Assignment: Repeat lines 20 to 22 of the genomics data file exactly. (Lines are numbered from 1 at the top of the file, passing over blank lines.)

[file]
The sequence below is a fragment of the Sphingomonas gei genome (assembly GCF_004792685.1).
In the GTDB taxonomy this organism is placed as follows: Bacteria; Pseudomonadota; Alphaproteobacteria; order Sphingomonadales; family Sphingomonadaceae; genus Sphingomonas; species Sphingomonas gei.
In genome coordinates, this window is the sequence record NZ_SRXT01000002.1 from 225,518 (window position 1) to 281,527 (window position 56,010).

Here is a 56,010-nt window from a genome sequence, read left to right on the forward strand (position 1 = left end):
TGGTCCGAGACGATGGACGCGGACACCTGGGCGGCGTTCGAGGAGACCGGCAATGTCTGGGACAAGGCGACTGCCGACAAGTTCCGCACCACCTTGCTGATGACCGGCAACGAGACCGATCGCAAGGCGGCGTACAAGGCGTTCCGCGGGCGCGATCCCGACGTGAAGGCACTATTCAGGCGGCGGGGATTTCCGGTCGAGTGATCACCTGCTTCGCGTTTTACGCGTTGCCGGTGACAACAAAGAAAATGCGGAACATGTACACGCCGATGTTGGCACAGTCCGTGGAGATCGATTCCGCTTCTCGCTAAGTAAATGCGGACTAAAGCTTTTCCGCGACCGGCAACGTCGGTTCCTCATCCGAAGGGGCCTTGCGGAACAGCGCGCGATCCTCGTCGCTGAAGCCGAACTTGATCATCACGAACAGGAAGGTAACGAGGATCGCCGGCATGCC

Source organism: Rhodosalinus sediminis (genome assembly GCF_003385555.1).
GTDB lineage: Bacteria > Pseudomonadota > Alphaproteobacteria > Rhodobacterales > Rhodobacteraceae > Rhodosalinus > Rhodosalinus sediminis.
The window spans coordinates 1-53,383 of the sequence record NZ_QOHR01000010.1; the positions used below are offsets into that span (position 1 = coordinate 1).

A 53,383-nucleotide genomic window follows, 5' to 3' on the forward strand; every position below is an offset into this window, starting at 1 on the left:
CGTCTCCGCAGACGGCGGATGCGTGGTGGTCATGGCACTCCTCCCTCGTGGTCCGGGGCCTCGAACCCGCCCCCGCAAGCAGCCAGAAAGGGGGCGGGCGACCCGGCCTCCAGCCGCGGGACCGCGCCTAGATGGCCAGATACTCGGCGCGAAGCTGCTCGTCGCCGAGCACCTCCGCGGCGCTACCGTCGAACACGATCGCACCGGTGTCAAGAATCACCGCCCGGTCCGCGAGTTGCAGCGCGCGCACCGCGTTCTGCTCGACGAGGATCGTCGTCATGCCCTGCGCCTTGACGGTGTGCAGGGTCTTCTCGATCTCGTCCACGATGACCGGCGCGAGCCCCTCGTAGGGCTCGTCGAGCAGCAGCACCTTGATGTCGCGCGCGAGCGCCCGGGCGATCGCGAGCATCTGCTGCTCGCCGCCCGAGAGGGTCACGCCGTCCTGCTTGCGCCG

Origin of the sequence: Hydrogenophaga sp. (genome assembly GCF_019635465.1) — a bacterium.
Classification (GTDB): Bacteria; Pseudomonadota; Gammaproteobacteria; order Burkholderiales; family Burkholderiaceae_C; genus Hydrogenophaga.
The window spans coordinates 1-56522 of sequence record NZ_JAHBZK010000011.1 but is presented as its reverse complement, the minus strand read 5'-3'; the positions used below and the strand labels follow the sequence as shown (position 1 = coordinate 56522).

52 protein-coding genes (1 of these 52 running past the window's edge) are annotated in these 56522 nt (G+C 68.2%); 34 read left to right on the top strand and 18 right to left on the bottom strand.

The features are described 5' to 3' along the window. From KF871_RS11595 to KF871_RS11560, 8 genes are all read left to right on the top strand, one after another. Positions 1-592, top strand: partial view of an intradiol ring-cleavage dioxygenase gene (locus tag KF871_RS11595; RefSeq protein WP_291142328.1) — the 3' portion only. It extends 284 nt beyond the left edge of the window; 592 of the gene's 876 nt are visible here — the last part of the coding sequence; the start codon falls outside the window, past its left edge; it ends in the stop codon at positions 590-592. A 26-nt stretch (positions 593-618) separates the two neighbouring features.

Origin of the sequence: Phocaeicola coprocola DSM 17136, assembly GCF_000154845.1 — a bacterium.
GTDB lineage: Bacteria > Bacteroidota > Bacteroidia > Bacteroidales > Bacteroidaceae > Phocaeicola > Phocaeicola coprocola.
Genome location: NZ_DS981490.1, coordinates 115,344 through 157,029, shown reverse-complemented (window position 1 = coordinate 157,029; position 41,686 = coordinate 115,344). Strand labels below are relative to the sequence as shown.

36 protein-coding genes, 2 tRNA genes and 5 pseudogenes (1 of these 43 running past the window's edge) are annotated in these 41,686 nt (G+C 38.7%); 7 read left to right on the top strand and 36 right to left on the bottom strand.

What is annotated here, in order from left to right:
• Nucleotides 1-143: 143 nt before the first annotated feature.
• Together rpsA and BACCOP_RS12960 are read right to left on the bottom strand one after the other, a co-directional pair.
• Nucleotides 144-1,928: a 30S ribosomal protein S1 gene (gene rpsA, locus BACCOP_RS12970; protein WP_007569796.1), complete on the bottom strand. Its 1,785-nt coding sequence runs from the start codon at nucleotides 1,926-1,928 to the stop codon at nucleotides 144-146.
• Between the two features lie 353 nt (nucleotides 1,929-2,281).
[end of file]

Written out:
What is annotated here, in order from left to right:
• Nucleotides 1-143: 143 nt before the first annotated feature.
• Together rpsA and BACCOP_RS12960 are read right to left on the bottom strand one after the other, a co-directional pair.